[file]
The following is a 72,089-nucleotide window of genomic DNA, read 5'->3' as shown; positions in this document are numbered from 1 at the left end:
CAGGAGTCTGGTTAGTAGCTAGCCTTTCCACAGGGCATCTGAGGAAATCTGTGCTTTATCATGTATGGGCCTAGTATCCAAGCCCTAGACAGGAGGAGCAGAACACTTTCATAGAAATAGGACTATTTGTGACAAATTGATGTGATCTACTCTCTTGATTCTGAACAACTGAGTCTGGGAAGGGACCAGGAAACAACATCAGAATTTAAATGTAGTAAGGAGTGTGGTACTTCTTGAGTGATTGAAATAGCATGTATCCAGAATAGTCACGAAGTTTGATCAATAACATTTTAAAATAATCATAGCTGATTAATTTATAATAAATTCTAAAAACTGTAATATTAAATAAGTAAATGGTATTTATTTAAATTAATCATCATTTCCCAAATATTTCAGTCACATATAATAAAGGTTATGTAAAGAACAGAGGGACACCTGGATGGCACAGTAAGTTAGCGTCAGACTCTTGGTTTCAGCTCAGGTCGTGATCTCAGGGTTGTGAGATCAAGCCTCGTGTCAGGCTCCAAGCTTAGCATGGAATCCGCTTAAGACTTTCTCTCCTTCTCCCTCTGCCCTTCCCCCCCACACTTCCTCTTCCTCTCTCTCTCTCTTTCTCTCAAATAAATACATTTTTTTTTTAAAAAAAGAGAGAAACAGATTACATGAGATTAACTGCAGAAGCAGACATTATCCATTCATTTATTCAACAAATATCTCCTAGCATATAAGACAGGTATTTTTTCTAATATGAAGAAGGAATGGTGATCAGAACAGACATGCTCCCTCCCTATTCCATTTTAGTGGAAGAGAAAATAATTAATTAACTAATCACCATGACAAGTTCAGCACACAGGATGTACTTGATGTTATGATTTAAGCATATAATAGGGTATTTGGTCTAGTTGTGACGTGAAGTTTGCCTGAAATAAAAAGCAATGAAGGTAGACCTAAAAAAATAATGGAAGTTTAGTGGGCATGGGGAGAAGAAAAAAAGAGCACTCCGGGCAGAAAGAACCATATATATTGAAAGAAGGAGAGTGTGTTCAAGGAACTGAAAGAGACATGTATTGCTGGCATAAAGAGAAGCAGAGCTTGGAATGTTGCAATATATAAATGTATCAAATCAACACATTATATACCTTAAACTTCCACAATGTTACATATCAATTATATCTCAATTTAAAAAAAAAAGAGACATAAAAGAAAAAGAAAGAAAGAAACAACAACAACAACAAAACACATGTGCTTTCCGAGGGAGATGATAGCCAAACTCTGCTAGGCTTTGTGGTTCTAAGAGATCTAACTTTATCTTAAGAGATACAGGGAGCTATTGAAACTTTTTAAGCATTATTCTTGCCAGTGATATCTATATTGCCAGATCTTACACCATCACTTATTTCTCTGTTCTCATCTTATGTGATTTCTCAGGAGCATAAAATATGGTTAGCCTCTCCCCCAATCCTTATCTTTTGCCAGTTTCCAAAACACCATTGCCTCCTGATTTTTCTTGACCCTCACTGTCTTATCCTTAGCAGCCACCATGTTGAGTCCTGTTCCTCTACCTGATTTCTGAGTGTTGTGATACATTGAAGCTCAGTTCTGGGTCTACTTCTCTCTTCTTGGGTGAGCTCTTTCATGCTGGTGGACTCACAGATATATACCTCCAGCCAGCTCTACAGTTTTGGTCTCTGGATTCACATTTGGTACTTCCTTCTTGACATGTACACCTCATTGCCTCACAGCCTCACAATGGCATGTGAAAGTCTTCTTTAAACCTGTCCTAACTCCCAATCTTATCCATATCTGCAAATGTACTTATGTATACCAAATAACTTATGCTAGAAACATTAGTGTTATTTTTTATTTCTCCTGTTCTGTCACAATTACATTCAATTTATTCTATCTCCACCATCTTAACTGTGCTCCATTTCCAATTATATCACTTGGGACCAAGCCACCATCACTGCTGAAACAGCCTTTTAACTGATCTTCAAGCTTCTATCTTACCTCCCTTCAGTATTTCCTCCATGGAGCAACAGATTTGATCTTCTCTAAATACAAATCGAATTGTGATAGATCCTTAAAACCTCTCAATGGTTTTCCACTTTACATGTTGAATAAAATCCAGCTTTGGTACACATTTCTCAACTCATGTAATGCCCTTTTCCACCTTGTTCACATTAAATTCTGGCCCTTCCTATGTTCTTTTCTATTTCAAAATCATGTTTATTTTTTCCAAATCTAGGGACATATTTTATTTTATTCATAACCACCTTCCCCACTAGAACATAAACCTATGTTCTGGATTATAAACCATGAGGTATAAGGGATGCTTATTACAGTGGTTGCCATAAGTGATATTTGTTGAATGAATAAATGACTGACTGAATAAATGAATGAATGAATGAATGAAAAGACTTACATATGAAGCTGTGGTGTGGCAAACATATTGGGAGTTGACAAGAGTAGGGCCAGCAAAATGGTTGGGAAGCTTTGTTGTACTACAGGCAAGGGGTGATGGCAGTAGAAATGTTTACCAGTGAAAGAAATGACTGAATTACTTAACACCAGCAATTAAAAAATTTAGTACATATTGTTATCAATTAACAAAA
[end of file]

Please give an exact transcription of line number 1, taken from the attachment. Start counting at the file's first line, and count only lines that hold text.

The following is a 72,089-nucleotide window of genomic DNA, read 5'->3' as shown; positions in this document are numbered from 1 at the left end: